Encryption

A Coherent Middle Ground in the Apple-FBI All Writs Act Dispute?

By Robert Chesney, Steve Vladeck
Monday, March 21, 2016, 7:00 AM

The very public fight between Apple and the FBI over the last six weeks has not only reinvigorated the broader debate over the “going dark” concern (and the larger, age-old tension between privacy and security) but has also drawn attention to the specific legal question of just how much power current federal law (in the form of the All Writs Act) confers upon judges to compel private persons and companies to take affirmative steps to help the government execute a duly-issued search warrant.

As readers know, there are now a pair of dueling magistrate judge orders in similar cases raising this issue: one from Judge Pym in the Central District of California ordering Apple to devise new software to help the government unlock the iPhone of one of the San Bernardino shooters (Apple’s objections to which are the subject of a hearing before Judge Pym tomorrow afternoon), and one from Judge Orenstein in the Eastern District of New York refusing to order Apple to help the government unlock the iPhone of a convicted drug trafficker. Not surprisingly, there are plenty of folks who think one of these two rulings is wrong (either because the government should never be able to obtain such an order, or because the government more than carried its burden in both cases).

We disagree.  In our view, both of these rulings are wrong. Below, we stake out a moderate position on the scope of the All Writs Act—and one that we hope provides a more analytically coherent framework through which to examine not only these cases but also those that have arisen elsewhere and those that are bound to arise in the future. To cut to the chase, our view is that, properly understood, the All Writs Act should be read to authorize the kind of order the government has sought in these cases only when the recipient is compelled to help the government utilize existing vulnerabilities in its software, and not when the order instead directs the recipient to devote its resources to creating material new software vulnerabilities which can then be exploited by the government. That is to say, we propose to have the test focus on the extent to which the underlying vulnerability already exists, as opposed to, say, a categorical ban on orders compelling coding or other specific types of conduct. Applying that logic to the Brooklyn and San Bernardino cases, we conclude that both magistrate judges erred on the question of whether the All Writs Act authorizes such relief. If the All Writs Act should be read to draw the line that we propose, the correct answer is “yes” in the Brooklyn case, and “no” in the San Bernardino case.

Of course, Congress could choose to strike a different balance on this question, and might well do so in the future.  We take no position here on that question.  Nor do we address the authority courts may have to compel assistance from private persons and companies under color of other statutes that specifically contemplate the provision of technical assistance (indeed, we think the Apple cases stand in marked contrast to scenarios like the Lavabit case in the Fourth Circuit, which involved a technical-assistance order under the far-more-specific terms of 18 U.S.C. § 3123(a)(1), part of the PR/TT statute). Until such time as there is legislation expressly addressing the scenario presented by passcodes and encryption, however, the generic language of the All Writs Act will remain the only game in town for disputes like the contretemps between Apple and the FBI.  Our aim is to provide a principled way to apply the All Writs Act in these cases until and unless Congress decides to provide more specific authority.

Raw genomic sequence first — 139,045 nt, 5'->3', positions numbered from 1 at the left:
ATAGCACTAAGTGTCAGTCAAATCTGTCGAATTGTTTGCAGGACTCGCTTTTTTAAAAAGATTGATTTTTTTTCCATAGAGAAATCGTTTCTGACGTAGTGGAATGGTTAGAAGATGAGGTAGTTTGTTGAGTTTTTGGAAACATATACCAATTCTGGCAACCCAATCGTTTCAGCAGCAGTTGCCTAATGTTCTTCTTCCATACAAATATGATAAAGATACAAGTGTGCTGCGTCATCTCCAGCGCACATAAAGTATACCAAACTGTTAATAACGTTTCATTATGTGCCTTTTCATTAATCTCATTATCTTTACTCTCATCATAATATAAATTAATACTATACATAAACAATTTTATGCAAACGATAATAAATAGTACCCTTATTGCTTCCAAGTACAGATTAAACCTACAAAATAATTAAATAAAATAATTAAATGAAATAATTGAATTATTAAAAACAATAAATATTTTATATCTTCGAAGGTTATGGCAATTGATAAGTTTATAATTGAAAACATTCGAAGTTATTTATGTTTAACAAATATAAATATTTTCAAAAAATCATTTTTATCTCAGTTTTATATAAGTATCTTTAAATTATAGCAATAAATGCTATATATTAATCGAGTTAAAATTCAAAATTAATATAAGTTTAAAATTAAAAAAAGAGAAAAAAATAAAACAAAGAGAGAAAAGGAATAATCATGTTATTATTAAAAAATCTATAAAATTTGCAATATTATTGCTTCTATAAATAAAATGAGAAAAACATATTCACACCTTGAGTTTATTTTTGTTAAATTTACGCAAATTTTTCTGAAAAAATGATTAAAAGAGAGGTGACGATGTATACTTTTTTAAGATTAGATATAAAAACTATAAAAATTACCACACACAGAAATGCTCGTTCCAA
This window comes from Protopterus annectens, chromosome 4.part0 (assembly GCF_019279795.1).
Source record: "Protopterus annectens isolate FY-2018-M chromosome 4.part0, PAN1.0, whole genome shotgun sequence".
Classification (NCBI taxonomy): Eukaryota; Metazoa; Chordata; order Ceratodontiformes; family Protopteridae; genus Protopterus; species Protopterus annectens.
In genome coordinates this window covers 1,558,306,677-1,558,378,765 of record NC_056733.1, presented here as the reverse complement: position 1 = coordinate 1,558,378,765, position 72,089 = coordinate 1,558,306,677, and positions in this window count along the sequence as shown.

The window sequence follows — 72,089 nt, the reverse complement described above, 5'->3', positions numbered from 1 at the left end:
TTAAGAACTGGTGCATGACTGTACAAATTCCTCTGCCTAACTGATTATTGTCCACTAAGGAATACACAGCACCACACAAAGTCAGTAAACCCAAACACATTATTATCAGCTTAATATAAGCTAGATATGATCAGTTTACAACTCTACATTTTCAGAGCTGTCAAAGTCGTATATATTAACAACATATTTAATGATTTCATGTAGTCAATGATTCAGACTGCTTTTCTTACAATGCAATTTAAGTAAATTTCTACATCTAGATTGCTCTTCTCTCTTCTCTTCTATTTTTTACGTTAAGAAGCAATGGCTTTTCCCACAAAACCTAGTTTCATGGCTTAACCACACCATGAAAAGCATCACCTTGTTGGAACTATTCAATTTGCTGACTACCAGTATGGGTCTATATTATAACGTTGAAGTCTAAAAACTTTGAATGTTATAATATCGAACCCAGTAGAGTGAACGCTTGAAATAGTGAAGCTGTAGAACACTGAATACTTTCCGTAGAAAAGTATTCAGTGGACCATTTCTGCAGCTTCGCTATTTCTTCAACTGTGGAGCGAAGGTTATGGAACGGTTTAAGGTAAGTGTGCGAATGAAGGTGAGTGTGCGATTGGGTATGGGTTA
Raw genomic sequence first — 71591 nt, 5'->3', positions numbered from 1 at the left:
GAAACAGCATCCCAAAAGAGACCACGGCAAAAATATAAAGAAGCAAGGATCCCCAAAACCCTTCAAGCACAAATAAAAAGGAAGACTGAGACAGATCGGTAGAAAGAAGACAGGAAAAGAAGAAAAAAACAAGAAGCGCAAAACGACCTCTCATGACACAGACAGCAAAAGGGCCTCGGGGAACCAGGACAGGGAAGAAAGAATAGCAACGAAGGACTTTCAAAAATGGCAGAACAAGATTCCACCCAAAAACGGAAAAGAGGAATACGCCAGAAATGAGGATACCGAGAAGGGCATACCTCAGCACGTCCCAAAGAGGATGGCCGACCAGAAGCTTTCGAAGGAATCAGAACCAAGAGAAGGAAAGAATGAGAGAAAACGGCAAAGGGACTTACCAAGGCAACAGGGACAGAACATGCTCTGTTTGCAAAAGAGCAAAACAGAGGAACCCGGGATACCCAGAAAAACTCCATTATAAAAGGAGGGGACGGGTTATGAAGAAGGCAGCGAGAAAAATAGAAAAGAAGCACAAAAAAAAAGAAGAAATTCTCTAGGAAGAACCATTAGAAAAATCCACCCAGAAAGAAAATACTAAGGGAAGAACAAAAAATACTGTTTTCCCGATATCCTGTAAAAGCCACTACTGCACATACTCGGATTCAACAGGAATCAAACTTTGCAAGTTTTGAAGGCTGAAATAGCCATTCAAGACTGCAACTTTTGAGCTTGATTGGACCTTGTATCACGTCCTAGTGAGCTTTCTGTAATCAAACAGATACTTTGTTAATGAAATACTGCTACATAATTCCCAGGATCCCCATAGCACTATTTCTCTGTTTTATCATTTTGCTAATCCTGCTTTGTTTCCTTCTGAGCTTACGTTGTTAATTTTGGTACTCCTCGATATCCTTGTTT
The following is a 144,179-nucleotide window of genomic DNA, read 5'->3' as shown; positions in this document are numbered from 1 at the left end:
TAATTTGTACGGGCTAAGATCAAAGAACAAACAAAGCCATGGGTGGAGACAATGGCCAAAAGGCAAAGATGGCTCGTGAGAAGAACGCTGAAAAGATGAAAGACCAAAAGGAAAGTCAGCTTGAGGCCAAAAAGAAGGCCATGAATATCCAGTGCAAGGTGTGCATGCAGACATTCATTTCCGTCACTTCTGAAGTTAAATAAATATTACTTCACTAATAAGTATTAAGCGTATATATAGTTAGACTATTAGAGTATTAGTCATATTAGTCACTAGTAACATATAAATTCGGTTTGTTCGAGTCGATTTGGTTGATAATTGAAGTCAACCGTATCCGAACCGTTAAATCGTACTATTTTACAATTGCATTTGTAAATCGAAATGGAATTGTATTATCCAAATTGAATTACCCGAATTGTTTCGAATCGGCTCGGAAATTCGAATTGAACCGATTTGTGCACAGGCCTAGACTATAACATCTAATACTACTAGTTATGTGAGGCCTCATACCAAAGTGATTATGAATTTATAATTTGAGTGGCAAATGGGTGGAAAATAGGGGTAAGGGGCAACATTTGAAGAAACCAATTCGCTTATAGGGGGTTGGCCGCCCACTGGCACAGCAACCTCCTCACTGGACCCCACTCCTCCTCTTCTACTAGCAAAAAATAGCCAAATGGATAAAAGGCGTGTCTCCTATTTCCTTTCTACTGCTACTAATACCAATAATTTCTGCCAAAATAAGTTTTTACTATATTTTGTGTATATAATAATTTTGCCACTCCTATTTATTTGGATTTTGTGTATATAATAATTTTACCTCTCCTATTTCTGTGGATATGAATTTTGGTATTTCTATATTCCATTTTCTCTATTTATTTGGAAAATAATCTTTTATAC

I.  The Legal Question: “Reasonable Technical Assistance” Under the All Writs Act

Ever since the Supreme Court’s 1977 decision in United States v. New York Telephone Co., the All Writs Act has been understood to authorize a federal court, in conjunction with a validly obtained search warrant, to issue writs to non-parties directing the recipient to provide “reasonable technical assistance” to the government in the execution of the warrant. As Justice White explained in New York Telephone,

The power conferred by the Act extends, under appropriate circumstances, to persons who, though not parties to the original action or engaged in wrongdoing, are in a position to frustrate the implementation of a court order or the proper administration of justice, and encompasses even those who have not taken any affirmative action to hinder justice.

Although the test for what constitutes “appropriate circumstances” in this context has varied across jurisdictions, the basic gist includes an assessment of the third-party’s relationship to the underlying case; the burden the requested assistance would impose upon the recipient; and the necessity to the government of receiving the recipient’s assistance.

Most of the difficult cases will look very similar on the first and third of these considerations.  The third-party will have at best an indirect connection to the underlying investigation (as, perhaps, the manufacturer of the hardware/software, but nothing more), and the government will have a strong argument of necessity (where other methods for executing the warrant may be unavailable, and where the potential value of the evidence sought by the warrant, whether in the case at hand or otherwise, is significant). Needless to say, of course, if the third-party has a closer nexus to the underlying criminality, or if the government has less of a claim to necessity (for example, if it could easily obtain the same evidence through other means), the case should be far easier to resolve. Cases like the two we are considering here, however, will instead turn ultimately on the second factor noted above: the degree of burden on the recipient of the assistance order.